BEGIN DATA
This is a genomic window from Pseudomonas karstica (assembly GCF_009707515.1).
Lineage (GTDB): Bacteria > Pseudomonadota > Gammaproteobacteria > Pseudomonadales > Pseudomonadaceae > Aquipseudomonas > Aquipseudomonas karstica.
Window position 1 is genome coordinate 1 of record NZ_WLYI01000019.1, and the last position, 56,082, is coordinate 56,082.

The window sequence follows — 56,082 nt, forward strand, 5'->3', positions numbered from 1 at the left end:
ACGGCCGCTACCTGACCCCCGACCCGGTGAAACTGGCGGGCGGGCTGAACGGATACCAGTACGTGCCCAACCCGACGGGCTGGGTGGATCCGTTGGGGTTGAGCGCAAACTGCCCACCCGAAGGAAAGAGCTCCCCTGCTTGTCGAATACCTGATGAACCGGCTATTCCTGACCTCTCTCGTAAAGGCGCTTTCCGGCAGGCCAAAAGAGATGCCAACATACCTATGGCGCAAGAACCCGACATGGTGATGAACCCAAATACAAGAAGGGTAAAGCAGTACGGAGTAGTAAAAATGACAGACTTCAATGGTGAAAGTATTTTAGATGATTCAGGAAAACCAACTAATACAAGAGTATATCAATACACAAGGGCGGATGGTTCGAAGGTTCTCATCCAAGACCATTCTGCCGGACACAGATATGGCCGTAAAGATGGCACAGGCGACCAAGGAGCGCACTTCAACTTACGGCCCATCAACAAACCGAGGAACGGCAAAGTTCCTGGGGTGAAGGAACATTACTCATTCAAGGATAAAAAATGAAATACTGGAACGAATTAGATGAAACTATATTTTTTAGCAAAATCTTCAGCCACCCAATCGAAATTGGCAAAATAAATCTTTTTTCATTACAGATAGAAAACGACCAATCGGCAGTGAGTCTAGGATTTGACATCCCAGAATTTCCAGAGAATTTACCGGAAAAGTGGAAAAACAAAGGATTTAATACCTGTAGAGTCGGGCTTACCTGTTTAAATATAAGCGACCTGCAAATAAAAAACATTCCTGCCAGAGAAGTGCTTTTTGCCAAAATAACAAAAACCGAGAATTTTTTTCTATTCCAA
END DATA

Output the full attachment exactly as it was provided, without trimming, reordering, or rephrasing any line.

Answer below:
This is a genomic window from Pseudomonas karstica (assembly GCF_009707515.1).
Lineage (GTDB): Bacteria > Pseudomonadota > Gammaproteobacteria > Pseudomonadales > Pseudomonadaceae > Aquipseudomonas > Aquipseudomonas karstica.
Window position 1 is genome coordinate 1 of record NZ_WLYI01000019.1, and the last position, 56,082, is coordinate 56,082.

The window sequence follows — 56,082 nt, forward strand, 5'->3', positions numbered from 1 at the left end:
ACGGCCGCTACCTGACCCCCGACCCGGTGAAACTGGCGGGCGGGCTGAACGGATACCAGTACGTGCCCAACCCGACGGGCTGGGTGGATCCGTTGGGGTTGAGCGCAAACTGCCCACCCGAAGGAAAGAGCTCCCCTGCTTGTCGAATACCTGATGAACCGGCTATTCCTGACCTCTCTCGTAAAGGCGCTTTCCGGCAGGCCAAAAGAGATGCCAACATACCTATGGCGCAAGAACCCGACATGGTGATGAACCCAAATACAAGAAGGGTAAAGCAGTACGGAGTAGTAAAAATGACAGACTTCAATGGTGAAAGTATTTTAGATGATTCAGGAAAACCAACTAATACAAGAGTATATCAATACACAAGGGCGGATGGTTCGAAGGTTCTCATCCAAGACCATTCTGCCGGACACAGATATGGCCGTAAAGATGGCACAGGCGACCAAGGAGCGCACTTCAACTTACGGCCCATCAACAAACCGAGGAACGGCAAAGTTCCTGGGGTGAAGGAACATTACTCATTCAAGGATAAAAAATGAAATACTGGAACGAATTAGATGAAACTATATTTTTTAGCAAAATCTTCAGCCACCCAATCGAAATTGGCAAAATAAATCTTTTTTCATTACAGATAGAAAACGACCAATCGGCAGTGAGTCTAGGATTTGACATCCCAGAATTTCCAGAGAATTTACCGGAAAAGTGGAAAAACAAAGGATTTAATACCTGTAGAGTCGGGCTTACCTGTTTAAATATAAGCGACCTGCAAATAAAAAACATTCCTGCCAGAGAAGTGCTTTTTGCCAAAATAACAAAAACCGAGAATTTTTTTCTATTCCAA